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October 5, 2005

Fascinating new paper on community supervision from Vera Institute

The Vera Institute of Justice has produced a fascinating new paper exploring the important question, "Can community supervision compete with incarceration as a means of crime control?".  The new paer is entitled "Probation Reform: Is Zero Tolerance a Viable Option?" and is available at this link.  Here is the brief description of the paper from the Vera Institute:

Can community supervision compete with incarceration as a means of crime control?  Mark Kleiman, professor of policy studies at the UCLA School of Public Affairs and the author of "When Brute Force Fails: Strategic Thinking for Crime Control," believes it can.  At a July 2005 roundtable discussion sponsored by the National Institute of Justice (NIJ), Kleiman told a group of researchers and prominent community supervision administrators, "If we get [community supervision] right, we could cut incarceration by 50 percent, have less crime rather than more crime, and spend the same amount of money."  This paper, produced by the Vera Institute of Justice with support from NIJ, summarizes the discussion between Kleiman, who has proposed a new model of community corrections based on his theoretical work, and his audience of researchers and community corrections administrators, who represent a wealth of practical experience.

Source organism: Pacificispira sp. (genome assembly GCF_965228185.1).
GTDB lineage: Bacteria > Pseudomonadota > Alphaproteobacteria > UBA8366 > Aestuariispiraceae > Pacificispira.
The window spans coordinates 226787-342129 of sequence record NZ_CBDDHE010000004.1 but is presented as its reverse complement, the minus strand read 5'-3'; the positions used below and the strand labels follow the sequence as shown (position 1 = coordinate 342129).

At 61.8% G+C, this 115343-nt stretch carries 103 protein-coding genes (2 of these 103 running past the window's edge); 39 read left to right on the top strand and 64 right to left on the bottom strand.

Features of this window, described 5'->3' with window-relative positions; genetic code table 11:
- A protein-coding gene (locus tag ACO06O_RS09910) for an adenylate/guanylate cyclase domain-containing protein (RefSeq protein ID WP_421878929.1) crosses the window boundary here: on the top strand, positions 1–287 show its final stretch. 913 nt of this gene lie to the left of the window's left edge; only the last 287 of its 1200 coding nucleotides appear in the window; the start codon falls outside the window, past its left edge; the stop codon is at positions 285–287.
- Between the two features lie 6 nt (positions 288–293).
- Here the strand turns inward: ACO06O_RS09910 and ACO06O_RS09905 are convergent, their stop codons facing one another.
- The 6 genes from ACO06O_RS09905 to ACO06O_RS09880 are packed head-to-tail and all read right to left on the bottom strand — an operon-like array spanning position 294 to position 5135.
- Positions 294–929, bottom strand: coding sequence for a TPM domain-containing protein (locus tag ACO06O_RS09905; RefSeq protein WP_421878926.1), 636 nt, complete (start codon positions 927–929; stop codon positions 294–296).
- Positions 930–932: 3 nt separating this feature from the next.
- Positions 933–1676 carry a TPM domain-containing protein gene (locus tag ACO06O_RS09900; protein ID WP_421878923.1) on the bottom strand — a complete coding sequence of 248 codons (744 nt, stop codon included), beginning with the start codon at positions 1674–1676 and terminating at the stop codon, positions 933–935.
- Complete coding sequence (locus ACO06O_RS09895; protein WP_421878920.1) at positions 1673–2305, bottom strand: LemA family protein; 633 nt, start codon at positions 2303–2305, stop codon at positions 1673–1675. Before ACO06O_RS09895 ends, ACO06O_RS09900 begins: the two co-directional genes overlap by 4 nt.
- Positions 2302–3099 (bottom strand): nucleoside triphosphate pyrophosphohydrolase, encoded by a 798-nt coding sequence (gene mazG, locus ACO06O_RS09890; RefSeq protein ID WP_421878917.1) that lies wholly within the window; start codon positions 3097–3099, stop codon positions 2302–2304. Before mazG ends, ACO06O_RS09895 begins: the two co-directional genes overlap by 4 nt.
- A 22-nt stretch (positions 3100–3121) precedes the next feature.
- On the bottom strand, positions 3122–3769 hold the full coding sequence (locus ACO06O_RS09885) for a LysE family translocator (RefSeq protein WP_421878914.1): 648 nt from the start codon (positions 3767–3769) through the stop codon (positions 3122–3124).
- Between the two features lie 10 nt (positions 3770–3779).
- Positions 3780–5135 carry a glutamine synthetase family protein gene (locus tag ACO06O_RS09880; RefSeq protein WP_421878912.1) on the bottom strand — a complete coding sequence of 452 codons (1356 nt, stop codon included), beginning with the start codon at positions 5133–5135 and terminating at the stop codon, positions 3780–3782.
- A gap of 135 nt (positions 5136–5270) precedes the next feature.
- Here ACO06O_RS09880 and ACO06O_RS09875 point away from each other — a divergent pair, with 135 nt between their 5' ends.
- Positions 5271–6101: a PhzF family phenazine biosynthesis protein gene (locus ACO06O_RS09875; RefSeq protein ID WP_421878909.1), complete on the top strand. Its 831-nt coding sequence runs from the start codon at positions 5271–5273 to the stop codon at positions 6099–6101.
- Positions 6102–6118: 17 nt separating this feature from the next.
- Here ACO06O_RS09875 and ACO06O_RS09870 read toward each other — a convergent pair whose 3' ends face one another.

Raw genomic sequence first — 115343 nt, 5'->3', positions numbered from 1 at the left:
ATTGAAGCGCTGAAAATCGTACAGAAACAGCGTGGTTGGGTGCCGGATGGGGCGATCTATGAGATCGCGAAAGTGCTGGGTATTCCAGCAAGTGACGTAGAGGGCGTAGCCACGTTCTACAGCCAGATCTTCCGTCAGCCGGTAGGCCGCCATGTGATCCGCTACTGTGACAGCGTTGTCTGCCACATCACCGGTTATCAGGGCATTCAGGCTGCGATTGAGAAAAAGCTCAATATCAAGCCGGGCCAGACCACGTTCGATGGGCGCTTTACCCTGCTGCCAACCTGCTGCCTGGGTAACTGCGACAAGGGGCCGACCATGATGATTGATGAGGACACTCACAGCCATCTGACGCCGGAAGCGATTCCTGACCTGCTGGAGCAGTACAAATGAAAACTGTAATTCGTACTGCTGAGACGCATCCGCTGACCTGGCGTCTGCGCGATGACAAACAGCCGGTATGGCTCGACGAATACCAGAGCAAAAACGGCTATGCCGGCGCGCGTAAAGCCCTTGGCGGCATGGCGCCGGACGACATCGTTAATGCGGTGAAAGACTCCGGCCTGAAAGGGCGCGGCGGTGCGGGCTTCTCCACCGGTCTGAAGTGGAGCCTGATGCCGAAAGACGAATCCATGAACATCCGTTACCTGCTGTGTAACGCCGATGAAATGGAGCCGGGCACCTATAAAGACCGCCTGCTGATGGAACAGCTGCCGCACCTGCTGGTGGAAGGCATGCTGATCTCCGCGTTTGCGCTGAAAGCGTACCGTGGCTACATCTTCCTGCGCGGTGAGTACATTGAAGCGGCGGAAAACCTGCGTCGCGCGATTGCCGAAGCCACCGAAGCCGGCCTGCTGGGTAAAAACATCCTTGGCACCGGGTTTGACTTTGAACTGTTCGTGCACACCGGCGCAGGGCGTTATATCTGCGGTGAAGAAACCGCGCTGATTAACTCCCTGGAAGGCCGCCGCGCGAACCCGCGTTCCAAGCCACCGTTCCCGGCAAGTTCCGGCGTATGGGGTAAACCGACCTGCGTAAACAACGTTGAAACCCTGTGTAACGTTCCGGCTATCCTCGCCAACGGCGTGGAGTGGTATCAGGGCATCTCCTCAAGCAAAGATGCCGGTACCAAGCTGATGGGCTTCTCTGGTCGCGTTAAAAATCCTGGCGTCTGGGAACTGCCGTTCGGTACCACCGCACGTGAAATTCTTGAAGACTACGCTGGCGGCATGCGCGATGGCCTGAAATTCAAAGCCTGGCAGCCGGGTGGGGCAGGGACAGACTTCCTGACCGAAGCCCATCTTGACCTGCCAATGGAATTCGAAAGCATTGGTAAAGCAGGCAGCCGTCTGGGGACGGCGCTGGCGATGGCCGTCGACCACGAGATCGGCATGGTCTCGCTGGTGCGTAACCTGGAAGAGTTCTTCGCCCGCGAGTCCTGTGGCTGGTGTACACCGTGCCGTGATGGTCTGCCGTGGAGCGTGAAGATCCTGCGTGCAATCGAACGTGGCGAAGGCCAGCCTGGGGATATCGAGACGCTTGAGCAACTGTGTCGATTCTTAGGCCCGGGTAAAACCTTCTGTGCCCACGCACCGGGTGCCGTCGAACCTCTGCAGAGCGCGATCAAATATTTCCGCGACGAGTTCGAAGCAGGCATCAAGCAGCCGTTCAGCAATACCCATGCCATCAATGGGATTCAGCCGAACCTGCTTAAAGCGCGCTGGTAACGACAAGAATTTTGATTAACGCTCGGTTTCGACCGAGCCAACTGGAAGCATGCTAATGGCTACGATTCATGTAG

October 5, 2005 at 09:03 PM | Permalink


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Doc, this was pretty much the motivation for HB 2193, which was passed by the Texas Legislature this spring but vetoed by Gov. Perry. The idea was to cut probation lengths in half, reduce caseloads, and use drug courts, intermediate sanctions, and other probation-strengthening tools to better supervise offenders instead of incarcerating them during the period they're most likely to re-offend. I wrote about narrow the piece of TX probation reform that DID pass, BTW, here:


Thanks for this, Doc, good stuff.

Posted by: Scott | Oct 7, 2005 8:48:29 AM

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